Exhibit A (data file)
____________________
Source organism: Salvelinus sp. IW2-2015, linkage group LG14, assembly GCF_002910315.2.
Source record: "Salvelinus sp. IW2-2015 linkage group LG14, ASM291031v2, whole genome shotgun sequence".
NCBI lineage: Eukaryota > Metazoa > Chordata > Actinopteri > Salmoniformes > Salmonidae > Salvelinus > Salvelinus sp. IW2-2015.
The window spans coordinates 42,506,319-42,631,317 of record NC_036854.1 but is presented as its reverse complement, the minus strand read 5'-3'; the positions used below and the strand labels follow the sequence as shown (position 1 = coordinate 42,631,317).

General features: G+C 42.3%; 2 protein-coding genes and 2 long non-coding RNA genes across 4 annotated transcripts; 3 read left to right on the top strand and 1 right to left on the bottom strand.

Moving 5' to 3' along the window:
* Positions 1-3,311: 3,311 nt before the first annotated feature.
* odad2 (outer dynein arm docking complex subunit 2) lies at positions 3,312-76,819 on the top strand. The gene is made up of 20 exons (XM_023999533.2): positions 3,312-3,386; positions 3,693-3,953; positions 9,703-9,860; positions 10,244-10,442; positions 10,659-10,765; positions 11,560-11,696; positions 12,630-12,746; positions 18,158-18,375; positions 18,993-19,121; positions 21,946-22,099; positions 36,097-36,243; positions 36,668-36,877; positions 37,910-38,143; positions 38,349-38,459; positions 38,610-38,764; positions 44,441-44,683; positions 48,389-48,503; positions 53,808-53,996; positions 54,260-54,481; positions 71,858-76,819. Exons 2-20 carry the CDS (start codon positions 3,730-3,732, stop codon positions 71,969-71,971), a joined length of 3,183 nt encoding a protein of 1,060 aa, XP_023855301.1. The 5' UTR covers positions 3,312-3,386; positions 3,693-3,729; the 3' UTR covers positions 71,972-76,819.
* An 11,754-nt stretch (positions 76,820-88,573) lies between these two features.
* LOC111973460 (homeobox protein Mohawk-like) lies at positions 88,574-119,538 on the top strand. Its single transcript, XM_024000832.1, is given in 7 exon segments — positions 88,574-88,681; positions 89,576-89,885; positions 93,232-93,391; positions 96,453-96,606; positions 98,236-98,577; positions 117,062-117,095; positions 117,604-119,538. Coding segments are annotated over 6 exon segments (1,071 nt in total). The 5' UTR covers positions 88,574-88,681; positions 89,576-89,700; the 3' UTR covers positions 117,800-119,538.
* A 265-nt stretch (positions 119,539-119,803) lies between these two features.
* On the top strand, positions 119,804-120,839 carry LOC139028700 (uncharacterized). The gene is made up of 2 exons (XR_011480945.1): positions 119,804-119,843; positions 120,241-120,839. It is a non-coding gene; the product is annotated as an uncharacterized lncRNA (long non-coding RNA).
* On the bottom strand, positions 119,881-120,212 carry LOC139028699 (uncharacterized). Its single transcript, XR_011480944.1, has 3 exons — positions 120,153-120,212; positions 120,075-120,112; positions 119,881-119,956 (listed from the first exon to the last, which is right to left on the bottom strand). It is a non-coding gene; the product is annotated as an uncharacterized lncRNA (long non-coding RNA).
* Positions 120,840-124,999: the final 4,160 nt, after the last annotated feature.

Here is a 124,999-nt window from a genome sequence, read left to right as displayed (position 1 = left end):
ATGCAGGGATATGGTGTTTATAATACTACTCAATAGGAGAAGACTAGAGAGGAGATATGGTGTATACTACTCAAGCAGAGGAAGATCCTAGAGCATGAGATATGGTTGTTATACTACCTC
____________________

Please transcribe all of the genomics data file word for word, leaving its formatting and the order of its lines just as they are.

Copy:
Source organism: Salvelinus sp. IW2-2015, linkage group LG14, assembly GCF_002910315.2.
Source record: "Salvelinus sp. IW2-2015 linkage group LG14, ASM291031v2, whole genome shotgun sequence".
NCBI lineage: Eukaryota > Metazoa > Chordata > Actinopteri > Salmoniformes > Salmonidae > Salvelinus > Salvelinus sp. IW2-2015.
The window spans coordinates 42,506,319-42,631,317 of record NC_036854.1 but is presented as its reverse complement, the minus strand read 5'-3'; the positions used below and the strand labels follow the sequence as shown (position 1 = coordinate 42,631,317).

General features: G+C 42.3%; 2 protein-coding genes and 2 long non-coding RNA genes across 4 annotated transcripts; 3 read left to right on the top strand and 1 right to left on the bottom strand.

Moving 5' to 3' along the window:
* Positions 1-3,311: 3,311 nt before the first annotated feature.
* odad2 (outer dynein arm docking complex subunit 2) lies at positions 3,312-76,819 on the top strand. The gene is made up of 20 exons (XM_023999533.2): positions 3,312-3,386; positions 3,693-3,953; positions 9,703-9,860; positions 10,244-10,442; positions 10,659-10,765; positions 11,560-11,696; positions 12,630-12,746; positions 18,158-18,375; positions 18,993-19,121; positions 21,946-22,099; positions 36,097-36,243; positions 36,668-36,877; positions 37,910-38,143; positions 38,349-38,459; positions 38,610-38,764; positions 44,441-44,683; positions 48,389-48,503; positions 53,808-53,996; positions 54,260-54,481; positions 71,858-76,819. Exons 2-20 carry the CDS (start codon positions 3,730-3,732, stop codon positions 71,969-71,971), a joined length of 3,183 nt encoding a protein of 1,060 aa, XP_023855301.1. The 5' UTR covers positions 3,312-3,386; positions 3,693-3,729; the 3' UTR covers positions 71,972-76,819.
* An 11,754-nt stretch (positions 76,820-88,573) lies between these two features.
* LOC111973460 (homeobox protein Mohawk-like) lies at positions 88,574-119,538 on the top strand. Its single transcript, XM_024000832.1, is given in 7 exon segments — positions 88,574-88,681; positions 89,576-89,885; positions 93,232-93,391; positions 96,453-96,606; positions 98,236-98,577; positions 117,062-117,095; positions 117,604-119,538. Coding segments are annotated over 6 exon segments (1,071 nt in total). The 5' UTR covers positions 88,574-88,681; positions 89,576-89,700; the 3' UTR covers positions 117,800-119,538.
* A 265-nt stretch (positions 119,539-119,803) lies between these two features.
* On the top strand, positions 119,804-120,839 carry LOC139028700 (uncharacterized). The gene is made up of 2 exons (XR_011480945.1): positions 119,804-119,843; positions 120,241-120,839. It is a non-coding gene; the product is annotated as an uncharacterized lncRNA (long non-coding RNA).
* On the bottom strand, positions 119,881-120,212 carry LOC139028699 (uncharacterized). Its single transcript, XR_011480944.1, has 3 exons — positions 120,153-120,212; positions 120,075-120,112; positions 119,881-119,956 (listed from the first exon to the last, which is right to left on the bottom strand). It is a non-coding gene; the product is annotated as an uncharacterized lncRNA (long non-coding RNA).
* Positions 120,840-124,999: the final 4,160 nt, after the last annotated feature.

Here is a 124,999-nt window from a genome sequence, read left to right as displayed (position 1 = left end):
ATGCAGGGATATGGTGTTTATAATACTACTCAATAGGAGAAGACTAGAGAGGAGATATGGTGTATACTACTCAAGCAGAGGAAGATCCTAGAGCATGAGATATGGTTGTTATACTACCTC